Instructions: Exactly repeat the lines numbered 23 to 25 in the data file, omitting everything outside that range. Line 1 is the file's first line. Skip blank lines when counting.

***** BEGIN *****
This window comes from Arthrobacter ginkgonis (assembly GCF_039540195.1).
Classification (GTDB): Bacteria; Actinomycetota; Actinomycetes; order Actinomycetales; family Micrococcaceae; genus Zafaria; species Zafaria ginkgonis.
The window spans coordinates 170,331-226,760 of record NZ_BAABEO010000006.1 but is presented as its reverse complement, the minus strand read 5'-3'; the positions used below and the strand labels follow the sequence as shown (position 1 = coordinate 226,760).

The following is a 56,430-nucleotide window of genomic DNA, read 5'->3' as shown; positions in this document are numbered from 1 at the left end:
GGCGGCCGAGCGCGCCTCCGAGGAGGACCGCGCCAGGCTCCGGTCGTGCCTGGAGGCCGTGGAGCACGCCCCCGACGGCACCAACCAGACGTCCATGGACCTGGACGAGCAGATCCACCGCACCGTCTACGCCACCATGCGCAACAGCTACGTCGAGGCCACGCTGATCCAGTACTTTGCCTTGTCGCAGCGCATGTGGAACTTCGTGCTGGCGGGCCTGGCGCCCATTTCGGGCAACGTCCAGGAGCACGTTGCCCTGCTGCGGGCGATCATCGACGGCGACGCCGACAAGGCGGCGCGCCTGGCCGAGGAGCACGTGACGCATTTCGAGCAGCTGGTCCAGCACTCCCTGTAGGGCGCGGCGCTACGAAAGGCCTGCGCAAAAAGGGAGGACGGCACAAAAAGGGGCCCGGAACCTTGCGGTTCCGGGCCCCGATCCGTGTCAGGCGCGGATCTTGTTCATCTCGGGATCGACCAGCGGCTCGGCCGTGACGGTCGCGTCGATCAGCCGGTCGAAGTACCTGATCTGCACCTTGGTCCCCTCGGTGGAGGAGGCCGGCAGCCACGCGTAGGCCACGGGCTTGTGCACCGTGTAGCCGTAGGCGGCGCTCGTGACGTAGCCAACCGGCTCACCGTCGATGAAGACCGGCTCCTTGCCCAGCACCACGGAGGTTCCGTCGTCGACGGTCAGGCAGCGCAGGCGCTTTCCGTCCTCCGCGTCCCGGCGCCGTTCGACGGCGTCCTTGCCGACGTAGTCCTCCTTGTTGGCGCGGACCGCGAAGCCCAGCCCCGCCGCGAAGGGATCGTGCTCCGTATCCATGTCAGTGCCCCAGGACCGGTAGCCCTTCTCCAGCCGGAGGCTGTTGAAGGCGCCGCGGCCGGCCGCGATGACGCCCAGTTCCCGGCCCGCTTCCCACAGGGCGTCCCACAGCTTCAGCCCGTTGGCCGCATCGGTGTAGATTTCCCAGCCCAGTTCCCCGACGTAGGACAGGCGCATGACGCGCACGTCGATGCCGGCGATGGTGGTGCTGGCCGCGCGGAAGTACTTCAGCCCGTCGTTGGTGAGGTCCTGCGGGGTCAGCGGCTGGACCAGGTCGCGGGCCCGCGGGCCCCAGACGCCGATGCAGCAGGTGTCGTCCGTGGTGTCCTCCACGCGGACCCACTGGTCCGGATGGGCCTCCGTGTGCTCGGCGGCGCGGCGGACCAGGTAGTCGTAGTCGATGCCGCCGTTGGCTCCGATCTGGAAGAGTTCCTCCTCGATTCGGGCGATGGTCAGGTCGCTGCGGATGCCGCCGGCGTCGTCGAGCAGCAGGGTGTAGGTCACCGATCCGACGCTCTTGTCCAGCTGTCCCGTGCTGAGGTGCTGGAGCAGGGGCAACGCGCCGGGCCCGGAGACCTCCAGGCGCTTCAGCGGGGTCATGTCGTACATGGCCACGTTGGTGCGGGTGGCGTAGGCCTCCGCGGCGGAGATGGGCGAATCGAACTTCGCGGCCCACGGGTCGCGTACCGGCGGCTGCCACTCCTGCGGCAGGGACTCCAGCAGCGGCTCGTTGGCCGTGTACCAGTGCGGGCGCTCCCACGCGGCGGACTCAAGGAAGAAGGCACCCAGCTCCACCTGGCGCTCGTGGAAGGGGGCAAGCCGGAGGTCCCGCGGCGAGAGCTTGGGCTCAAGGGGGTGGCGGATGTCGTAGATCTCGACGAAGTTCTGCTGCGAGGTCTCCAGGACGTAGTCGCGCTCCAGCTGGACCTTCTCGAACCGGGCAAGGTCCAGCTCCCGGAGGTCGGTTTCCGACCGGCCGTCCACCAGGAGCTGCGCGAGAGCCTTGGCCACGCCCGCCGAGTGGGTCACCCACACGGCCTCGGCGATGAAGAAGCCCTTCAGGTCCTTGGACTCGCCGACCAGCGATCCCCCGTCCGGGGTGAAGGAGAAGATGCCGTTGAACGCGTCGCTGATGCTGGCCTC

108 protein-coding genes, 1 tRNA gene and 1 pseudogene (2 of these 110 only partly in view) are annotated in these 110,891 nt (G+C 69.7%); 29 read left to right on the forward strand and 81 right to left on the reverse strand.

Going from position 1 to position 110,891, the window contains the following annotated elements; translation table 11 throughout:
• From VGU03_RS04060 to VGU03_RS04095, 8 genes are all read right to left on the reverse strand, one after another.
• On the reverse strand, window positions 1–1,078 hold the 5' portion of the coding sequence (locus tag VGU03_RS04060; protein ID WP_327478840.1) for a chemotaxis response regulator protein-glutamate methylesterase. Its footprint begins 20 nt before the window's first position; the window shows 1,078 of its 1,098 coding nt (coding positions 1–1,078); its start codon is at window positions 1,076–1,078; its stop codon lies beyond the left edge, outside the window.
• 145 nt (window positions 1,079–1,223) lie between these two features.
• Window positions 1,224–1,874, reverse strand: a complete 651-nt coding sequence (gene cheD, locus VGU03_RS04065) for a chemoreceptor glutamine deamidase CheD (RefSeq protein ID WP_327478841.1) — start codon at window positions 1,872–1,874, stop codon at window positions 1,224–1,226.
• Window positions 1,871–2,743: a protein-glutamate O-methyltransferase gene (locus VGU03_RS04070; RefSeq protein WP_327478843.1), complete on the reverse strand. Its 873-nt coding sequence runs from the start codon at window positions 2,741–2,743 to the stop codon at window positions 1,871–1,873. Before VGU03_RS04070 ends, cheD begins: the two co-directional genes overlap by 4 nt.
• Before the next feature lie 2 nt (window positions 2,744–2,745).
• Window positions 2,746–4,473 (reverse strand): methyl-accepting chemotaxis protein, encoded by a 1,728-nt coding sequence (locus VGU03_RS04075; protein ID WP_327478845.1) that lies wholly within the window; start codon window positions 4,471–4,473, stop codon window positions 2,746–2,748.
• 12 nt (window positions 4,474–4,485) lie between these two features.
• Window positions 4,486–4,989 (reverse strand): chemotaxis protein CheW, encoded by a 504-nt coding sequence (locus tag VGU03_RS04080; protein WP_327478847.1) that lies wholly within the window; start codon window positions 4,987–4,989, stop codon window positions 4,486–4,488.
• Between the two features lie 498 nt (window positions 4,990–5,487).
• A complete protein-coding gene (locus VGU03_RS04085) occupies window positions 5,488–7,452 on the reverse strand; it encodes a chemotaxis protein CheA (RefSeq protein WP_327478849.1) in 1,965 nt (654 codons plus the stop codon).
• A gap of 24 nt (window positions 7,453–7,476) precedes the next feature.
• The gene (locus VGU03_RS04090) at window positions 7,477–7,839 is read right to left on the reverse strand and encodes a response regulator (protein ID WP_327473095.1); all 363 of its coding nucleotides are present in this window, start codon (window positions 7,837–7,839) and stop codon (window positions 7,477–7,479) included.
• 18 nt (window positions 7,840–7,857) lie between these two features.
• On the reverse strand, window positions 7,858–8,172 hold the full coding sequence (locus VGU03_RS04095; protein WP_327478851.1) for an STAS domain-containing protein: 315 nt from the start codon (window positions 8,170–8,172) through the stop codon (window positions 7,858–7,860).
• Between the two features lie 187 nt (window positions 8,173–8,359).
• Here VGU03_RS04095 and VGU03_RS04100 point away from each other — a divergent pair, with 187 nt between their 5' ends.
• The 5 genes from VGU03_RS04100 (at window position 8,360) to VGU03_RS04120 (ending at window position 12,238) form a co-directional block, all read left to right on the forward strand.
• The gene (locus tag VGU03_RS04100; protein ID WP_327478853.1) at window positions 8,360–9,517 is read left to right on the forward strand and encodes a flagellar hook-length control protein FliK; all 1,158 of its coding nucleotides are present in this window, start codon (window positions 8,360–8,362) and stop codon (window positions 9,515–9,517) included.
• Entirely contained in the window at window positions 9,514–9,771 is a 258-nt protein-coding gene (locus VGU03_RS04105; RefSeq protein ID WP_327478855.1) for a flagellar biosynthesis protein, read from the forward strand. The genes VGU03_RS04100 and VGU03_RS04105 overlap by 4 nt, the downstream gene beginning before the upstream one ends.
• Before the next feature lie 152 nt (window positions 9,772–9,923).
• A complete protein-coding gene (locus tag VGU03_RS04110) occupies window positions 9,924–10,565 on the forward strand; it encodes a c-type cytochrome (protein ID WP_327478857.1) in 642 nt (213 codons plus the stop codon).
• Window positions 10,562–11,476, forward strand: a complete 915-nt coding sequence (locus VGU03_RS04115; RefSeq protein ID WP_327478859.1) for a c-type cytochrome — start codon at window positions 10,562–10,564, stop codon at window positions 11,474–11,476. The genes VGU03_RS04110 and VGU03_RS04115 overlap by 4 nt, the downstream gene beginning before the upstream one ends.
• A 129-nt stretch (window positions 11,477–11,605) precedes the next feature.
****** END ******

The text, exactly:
• Between the two features lie 187 nt (window positions 8,173–8,359).
• Here VGU03_RS04095 and VGU03_RS04100 point away from each other — a divergent pair, with 187 nt between their 5' ends.
• The 5 genes from VGU03_RS04100 (at window position 8,360) to VGU03_RS04120 (ending at window position 12,238) form a co-directional block, all read left to right on the forward strand.